Week 4: Comprehensive Exam Colloq

Two very important and exciting things happened this week:

First, I had a paper accepted to the Southeastern American Studies Association Conference in March! If you remember the secret project I was working on all spring, this is the fruits of that labor. I’ll explain more as I get closer to the presentation. I am particularly excited because the conference is going to be in Atlanta, a city I’ve never been to and am dying to see.

I also successfully completed my comprehensive exam colloquium. For those of you just joining me, the main purpose of the comprehensive exam colloquium is to meet with my committee members to ensure we are all on the same page about my exams, and to set a date for them. Mine will be April 29-May 3, 2019, with an oral exam on May 9th. As a refresher, you create three fields, one major, two minor, with the major field split into two lists, and you have a professor work with you on a list that represents each field. Altogether, I have four professors working with me; two on African American literature, one on African American History and one on Comics and Media Studies. At the colloquium, you set the final lists and you can’t change them; so at this point, you can officially start reading for your exams.

I have three main pieces of advice for anyone that has a colloquium or some similar meeting before they can embark on the journey that is comps:

  1. READ THE HANDBOOK. I made the rookie mistake of asking my advisor if there was anything I needed to have for the colloquium without reading the handbook for myself. When she said no, I took that as gospel, only to find out that I was actually supposed to have written a 1,000 word intellectual autobiography and a one page description of my dissertation project. Fortunately, there are no consequences to that; I just have to write the two pieces and send them out to the committee via e-mail by Monday. Mostly, I’m just shaken because I don’t think I’ve ever been unprepared for something. I’m working on both pieces now and all will be well but please, please, please, DON’T DO WHAT I DID! READ YOUR HANDBOOK!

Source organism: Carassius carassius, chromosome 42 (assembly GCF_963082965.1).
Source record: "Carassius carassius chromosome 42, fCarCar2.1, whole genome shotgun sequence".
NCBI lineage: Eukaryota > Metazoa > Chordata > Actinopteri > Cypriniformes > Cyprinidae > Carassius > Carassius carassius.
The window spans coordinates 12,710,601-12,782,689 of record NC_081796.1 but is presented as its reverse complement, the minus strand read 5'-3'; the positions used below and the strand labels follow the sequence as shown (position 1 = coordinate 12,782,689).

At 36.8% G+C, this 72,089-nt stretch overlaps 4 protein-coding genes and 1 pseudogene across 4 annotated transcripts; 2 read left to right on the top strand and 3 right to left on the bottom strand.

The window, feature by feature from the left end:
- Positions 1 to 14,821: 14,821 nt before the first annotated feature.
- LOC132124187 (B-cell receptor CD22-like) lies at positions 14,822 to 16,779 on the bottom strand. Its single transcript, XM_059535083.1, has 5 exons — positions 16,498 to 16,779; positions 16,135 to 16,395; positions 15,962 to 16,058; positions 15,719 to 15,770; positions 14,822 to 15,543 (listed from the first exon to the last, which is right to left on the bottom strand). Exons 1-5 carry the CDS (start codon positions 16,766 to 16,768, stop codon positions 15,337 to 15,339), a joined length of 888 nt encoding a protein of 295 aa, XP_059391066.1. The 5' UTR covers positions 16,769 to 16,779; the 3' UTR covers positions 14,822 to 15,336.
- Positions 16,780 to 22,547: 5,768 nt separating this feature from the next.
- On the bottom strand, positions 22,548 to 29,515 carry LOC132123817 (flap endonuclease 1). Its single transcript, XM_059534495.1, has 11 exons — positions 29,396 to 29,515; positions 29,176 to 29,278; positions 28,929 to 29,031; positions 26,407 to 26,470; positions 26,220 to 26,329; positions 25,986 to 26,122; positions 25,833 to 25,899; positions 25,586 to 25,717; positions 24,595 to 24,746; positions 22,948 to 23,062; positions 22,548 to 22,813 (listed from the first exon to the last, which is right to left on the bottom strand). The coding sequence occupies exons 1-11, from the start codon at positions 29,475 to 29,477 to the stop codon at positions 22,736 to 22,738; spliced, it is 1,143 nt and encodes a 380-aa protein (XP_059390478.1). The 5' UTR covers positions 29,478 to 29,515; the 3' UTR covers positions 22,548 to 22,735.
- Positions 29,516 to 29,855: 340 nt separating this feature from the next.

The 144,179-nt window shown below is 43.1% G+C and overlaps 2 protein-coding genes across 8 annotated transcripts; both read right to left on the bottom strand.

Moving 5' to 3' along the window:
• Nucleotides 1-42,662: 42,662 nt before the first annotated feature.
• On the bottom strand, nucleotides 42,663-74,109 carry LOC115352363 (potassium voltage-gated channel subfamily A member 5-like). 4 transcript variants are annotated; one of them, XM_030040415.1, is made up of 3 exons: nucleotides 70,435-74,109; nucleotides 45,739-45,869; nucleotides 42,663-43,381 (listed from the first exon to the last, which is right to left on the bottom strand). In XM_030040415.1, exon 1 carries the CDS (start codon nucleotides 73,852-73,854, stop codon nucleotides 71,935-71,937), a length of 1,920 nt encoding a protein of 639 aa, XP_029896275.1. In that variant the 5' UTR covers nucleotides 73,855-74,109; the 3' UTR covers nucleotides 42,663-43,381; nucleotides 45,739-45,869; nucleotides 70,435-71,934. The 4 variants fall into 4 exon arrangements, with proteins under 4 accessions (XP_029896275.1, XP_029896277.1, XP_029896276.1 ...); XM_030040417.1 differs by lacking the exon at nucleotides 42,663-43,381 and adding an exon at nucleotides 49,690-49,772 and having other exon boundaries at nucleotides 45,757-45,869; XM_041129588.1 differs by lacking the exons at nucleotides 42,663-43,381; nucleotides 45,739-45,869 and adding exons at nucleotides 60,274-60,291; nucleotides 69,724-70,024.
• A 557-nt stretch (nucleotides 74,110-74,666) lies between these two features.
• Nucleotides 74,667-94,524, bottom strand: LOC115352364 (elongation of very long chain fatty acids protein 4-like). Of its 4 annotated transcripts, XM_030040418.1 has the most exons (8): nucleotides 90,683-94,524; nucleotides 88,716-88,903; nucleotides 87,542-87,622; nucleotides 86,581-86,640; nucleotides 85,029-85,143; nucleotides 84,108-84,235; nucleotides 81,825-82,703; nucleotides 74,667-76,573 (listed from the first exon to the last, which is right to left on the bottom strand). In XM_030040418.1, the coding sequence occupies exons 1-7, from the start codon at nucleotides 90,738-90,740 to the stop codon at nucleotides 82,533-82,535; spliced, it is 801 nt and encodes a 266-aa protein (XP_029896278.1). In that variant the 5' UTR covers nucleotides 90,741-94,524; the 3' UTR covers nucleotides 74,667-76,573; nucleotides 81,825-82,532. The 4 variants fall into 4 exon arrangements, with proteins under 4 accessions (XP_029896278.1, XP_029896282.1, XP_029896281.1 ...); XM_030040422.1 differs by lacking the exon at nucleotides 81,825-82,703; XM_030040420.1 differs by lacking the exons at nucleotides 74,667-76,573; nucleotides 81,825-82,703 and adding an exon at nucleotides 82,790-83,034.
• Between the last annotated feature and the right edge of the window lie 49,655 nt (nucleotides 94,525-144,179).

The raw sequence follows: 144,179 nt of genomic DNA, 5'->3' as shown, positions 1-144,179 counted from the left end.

2. ADVOCATE FOR YOURSELF. Again, I didn’t do this and now I have 286 items to read before my exams in April. If you think you have too many texts on your lists, tell your chair and see if they will advocate for you. In an effort to please everyone, I said yes to all the additions without actually thinking through what would be feasible for me to accomplish in the next 7-8 months.
  3. ASK QUESTIONS. Don’t know how the exam is structured? Ask. Don’t know what paperwork you have to do? Ask. Want to know best practices for acquiring books? If your committee has any advice for studying? How many meetings are usually required? Ask, ask, ask. Comprehensive Exams, or Qualifying Exams for many people, mark the end of your professors seeing you as a student in their class; you’ll now be an independent scholar. There are no more syllabi with deadlines and no more required papers. If you want to know how something is going down, you need to ask.

All in all, my colloquium was a good experience. It was mostly my committee suggesting books to add, suggesting that I re-organize my lists and setting the date for the exam. It was also peppered with many compliments about the way that I think and write, which definitely helped my self esteem. Having my committee members all in one room together was great because it gave me a sense of how my oral exam is going to go. I have a low key group with very different personalities and skill sets, but the one thing that they have in common is that I truly believe they all have my best interests at heart. Not a single one of them is going to let me in the room if they think I’m at danger of not advancing to the next stage of my doctoral career. I can tell they all believe in me, and that’s going to sustain me through this process.

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